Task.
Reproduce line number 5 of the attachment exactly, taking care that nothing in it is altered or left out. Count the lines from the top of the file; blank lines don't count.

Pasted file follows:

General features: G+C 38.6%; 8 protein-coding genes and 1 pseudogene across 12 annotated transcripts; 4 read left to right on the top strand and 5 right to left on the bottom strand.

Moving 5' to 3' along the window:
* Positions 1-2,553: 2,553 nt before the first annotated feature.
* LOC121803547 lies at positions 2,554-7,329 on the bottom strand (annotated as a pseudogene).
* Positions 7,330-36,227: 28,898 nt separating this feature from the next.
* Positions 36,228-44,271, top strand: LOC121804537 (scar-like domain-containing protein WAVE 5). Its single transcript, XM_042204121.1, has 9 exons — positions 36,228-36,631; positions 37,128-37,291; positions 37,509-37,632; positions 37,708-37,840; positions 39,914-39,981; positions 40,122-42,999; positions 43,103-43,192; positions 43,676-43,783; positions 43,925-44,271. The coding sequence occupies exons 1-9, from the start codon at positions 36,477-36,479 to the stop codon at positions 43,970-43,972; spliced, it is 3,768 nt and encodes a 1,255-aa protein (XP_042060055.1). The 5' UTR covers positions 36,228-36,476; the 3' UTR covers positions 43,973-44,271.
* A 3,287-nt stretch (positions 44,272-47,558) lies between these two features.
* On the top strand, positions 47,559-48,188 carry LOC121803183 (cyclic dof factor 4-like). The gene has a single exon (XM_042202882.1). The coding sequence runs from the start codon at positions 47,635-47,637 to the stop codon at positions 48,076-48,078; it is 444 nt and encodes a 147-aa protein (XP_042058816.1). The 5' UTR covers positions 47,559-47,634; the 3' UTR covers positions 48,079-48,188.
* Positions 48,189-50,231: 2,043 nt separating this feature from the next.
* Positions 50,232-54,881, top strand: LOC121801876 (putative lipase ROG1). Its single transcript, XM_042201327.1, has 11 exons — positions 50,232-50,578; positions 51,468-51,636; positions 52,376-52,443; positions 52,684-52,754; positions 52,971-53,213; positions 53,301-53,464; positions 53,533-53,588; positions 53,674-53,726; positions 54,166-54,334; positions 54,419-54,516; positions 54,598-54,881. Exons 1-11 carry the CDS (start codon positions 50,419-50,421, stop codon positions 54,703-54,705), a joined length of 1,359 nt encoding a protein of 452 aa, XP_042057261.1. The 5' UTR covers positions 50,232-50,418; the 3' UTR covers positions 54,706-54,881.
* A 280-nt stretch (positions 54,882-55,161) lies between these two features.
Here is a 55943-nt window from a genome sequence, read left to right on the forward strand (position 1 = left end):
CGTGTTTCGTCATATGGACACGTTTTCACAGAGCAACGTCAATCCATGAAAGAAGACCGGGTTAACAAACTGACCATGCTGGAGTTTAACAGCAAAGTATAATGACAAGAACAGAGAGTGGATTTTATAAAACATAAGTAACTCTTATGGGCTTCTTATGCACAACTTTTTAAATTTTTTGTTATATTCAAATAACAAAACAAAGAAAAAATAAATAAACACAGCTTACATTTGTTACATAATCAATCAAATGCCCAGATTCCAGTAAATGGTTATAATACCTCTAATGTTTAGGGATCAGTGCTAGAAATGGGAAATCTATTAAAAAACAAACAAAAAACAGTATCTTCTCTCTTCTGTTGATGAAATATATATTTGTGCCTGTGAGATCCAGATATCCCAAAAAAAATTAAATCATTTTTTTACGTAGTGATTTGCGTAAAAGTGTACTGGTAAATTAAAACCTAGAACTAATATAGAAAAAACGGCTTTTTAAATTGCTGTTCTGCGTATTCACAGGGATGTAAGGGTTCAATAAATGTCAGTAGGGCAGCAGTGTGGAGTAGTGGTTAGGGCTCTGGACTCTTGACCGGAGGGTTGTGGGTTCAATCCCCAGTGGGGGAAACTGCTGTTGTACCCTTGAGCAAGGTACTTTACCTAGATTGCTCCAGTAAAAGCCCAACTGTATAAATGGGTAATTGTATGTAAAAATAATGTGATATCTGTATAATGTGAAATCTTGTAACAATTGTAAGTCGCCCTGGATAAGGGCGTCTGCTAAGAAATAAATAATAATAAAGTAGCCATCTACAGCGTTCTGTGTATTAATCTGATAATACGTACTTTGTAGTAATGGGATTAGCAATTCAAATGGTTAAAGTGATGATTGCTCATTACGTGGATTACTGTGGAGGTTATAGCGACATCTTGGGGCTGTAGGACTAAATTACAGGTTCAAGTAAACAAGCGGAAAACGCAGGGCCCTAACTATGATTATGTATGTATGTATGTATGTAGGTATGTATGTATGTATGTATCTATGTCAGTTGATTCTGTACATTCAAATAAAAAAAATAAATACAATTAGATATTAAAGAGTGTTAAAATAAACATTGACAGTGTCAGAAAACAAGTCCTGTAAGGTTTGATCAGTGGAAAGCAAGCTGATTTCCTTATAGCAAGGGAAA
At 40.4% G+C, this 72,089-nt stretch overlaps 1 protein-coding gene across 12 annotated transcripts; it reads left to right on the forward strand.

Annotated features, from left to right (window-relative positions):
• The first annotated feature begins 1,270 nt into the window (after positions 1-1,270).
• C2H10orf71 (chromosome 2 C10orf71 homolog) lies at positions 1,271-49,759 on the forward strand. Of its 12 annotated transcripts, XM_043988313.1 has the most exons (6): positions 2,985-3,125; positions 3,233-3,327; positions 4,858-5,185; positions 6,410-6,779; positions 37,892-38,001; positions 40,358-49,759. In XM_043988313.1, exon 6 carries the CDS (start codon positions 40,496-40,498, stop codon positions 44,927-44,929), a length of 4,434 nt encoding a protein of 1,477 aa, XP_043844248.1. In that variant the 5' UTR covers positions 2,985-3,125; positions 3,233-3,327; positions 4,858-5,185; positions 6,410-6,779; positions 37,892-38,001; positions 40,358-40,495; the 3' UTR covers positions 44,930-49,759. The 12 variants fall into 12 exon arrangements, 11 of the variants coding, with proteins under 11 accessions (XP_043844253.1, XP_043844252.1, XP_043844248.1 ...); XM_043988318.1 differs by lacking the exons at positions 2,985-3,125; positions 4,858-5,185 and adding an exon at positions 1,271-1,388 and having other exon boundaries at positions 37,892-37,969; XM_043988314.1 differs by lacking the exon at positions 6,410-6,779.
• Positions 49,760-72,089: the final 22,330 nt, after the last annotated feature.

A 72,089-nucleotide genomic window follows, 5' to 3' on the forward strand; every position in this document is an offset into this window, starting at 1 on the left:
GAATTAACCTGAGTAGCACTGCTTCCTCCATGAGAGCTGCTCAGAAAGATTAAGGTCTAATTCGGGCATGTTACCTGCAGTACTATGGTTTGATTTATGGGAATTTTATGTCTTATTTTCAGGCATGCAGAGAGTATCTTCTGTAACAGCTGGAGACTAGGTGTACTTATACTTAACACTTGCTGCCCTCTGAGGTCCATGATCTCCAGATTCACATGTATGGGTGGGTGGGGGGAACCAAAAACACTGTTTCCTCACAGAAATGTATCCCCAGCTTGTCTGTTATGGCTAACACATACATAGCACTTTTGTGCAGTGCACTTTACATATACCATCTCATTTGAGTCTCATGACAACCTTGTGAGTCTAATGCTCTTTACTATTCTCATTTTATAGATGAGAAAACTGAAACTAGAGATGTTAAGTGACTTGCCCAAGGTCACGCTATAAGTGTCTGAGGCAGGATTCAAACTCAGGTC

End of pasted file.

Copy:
* Positions 7,330-36,227: 28,898 nt separating this feature from the next.